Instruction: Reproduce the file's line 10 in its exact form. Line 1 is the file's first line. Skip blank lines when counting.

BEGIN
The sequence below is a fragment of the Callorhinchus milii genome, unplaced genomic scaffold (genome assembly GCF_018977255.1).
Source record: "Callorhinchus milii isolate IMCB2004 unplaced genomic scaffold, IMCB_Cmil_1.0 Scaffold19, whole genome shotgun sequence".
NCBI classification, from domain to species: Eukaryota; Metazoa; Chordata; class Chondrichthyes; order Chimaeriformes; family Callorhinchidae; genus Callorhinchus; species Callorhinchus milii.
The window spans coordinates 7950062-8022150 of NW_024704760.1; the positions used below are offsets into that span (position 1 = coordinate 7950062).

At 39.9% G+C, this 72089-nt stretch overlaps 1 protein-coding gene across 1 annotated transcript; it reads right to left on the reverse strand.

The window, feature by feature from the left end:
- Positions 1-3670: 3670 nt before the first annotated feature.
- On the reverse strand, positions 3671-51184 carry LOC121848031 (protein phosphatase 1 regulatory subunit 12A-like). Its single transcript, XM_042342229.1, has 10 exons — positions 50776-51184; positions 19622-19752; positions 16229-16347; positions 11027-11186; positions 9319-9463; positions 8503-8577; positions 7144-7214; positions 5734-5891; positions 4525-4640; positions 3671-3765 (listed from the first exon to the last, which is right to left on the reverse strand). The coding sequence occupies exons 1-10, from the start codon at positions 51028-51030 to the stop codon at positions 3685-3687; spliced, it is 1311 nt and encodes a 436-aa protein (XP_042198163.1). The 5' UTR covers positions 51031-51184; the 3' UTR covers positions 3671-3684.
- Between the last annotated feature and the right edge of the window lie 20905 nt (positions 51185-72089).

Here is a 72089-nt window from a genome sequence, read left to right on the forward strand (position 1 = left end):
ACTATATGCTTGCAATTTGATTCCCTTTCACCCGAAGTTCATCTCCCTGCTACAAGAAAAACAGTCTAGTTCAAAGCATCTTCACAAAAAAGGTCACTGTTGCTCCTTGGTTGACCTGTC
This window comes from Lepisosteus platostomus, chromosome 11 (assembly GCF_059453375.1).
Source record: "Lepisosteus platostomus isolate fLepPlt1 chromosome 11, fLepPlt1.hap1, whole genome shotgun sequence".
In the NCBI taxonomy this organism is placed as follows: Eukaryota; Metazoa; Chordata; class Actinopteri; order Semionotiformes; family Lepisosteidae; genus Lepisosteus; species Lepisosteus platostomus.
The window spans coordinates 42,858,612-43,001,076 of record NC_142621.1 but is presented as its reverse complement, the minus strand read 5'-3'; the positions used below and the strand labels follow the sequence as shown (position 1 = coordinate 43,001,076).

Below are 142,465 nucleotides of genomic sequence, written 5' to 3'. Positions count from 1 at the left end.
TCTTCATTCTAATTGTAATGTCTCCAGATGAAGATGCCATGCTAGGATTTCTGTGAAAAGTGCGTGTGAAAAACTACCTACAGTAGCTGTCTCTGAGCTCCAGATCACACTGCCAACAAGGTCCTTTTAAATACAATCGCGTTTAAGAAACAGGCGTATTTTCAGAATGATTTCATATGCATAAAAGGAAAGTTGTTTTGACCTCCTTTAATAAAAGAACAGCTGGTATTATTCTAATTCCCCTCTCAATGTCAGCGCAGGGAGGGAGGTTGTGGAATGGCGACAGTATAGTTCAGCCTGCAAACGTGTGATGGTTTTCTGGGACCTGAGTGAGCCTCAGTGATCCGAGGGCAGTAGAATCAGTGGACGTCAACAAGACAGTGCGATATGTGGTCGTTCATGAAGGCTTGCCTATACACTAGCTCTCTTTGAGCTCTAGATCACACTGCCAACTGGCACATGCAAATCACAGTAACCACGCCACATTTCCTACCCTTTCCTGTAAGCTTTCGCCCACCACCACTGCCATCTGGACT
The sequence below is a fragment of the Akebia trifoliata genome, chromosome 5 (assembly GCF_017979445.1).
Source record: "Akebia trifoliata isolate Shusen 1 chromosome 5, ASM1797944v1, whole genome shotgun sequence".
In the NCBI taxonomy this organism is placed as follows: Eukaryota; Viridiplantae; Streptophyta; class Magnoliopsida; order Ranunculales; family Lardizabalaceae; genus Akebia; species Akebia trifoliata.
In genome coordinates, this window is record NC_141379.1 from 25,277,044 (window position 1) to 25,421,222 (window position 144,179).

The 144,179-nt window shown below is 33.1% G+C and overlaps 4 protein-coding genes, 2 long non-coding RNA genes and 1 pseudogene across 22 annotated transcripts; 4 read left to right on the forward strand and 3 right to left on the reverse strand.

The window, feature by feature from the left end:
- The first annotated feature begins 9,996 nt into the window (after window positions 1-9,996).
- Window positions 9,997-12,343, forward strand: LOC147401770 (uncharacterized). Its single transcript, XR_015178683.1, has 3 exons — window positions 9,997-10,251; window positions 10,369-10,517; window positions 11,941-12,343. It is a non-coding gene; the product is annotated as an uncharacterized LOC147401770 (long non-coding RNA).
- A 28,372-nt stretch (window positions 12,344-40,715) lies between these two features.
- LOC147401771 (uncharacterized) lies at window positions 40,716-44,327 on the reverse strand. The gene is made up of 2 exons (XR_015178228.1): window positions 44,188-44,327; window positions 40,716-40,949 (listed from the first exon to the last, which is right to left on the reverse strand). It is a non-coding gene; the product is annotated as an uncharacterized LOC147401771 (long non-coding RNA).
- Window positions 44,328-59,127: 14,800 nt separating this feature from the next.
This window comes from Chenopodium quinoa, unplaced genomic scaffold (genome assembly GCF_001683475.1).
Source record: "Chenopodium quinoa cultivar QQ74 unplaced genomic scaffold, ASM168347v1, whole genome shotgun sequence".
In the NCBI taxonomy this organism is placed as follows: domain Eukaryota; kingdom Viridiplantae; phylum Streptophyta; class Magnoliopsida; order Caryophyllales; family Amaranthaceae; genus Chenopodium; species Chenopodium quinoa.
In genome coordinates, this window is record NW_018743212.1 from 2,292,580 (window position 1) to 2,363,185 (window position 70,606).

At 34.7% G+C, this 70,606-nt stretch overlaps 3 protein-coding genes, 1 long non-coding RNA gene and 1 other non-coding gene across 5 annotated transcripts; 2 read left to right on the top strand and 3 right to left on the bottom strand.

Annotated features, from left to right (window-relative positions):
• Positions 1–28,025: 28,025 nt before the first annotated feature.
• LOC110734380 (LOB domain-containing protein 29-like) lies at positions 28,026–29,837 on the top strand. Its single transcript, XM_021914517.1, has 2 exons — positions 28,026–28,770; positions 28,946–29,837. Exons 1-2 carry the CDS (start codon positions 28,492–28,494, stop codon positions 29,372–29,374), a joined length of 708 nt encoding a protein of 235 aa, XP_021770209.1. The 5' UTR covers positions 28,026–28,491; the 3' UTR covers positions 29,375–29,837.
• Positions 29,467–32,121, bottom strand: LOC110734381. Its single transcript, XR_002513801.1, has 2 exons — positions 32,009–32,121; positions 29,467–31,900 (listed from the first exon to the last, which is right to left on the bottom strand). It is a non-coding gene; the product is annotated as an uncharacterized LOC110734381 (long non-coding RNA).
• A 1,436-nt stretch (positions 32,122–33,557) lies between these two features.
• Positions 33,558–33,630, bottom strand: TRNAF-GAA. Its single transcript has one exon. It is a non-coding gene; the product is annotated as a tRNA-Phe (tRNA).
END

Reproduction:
Here is a 72089-nt window from a genome sequence, read left to right on the forward strand (position 1 = left end):